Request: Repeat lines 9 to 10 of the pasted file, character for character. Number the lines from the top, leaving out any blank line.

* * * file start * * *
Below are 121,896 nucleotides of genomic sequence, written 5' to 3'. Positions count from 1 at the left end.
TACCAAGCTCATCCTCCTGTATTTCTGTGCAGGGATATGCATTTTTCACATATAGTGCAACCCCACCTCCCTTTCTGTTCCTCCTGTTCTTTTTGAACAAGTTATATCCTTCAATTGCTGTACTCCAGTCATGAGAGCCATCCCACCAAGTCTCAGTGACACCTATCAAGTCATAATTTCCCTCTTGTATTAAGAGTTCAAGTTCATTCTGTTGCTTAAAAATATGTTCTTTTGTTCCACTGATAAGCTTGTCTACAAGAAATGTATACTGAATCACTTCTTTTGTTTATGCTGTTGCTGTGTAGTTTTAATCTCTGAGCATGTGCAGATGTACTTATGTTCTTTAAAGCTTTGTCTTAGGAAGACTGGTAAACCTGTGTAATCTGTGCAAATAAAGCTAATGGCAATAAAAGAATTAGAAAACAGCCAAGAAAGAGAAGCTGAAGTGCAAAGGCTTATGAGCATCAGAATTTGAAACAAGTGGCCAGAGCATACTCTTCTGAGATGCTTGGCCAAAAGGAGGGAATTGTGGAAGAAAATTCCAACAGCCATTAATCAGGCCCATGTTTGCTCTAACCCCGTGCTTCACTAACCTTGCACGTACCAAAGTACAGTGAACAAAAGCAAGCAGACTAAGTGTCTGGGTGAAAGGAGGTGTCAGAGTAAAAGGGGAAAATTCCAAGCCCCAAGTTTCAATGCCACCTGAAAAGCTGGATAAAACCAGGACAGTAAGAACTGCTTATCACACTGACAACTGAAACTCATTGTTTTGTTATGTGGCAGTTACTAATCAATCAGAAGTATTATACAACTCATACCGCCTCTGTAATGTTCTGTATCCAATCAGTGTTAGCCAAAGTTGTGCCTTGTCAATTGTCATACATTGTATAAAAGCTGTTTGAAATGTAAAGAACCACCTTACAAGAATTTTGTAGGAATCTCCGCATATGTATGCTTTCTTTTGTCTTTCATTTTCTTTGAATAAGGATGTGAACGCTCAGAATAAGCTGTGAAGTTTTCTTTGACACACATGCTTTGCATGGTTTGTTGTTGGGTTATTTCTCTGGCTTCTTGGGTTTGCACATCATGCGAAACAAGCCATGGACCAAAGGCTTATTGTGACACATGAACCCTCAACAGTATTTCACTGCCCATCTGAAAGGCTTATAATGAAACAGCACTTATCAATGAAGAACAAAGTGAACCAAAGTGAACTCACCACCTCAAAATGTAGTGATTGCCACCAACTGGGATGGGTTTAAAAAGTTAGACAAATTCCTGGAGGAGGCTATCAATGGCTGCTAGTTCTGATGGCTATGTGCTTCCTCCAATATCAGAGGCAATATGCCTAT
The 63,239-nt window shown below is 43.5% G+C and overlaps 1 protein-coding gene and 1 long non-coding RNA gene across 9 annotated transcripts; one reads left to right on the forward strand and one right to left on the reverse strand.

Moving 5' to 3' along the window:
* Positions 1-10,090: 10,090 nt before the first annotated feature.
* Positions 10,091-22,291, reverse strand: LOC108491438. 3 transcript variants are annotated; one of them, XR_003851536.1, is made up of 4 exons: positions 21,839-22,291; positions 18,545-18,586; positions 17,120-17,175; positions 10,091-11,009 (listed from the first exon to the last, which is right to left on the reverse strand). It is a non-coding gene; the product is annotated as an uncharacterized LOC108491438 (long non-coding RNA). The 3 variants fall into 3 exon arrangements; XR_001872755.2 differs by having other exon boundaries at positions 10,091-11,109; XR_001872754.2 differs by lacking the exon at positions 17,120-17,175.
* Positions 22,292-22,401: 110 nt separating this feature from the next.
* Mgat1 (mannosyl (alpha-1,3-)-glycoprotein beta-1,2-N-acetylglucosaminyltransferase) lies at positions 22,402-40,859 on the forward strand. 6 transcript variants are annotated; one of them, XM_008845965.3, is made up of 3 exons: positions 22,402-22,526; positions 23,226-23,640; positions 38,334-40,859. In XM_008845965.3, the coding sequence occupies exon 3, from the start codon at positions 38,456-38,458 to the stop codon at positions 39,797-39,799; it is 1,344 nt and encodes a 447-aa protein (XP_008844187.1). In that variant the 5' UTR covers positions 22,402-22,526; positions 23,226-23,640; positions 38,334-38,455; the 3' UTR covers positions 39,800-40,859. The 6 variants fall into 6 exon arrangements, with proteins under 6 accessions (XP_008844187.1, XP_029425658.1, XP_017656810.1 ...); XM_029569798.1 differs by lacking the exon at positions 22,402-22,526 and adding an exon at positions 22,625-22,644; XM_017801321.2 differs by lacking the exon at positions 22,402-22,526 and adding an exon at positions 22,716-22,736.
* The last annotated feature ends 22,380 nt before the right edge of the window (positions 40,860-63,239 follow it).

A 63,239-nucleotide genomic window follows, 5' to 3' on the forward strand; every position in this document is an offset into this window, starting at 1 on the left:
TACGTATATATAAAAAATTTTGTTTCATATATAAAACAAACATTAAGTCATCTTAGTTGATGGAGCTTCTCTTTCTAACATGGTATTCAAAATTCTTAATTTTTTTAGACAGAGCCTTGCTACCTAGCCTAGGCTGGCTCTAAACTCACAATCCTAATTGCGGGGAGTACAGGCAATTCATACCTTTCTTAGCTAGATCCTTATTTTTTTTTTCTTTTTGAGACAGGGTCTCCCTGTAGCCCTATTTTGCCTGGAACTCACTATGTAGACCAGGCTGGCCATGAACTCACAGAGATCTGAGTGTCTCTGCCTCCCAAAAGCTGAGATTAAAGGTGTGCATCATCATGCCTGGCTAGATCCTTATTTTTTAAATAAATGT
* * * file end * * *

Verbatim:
* The last annotated feature ends 22,380 nt before the right edge of the window (positions 40,860-63,239 follow it).

A 63,239-nucleotide genomic window follows, 5' to 3' on the forward strand; every position in this document is an offset into this window, starting at 1 on the left: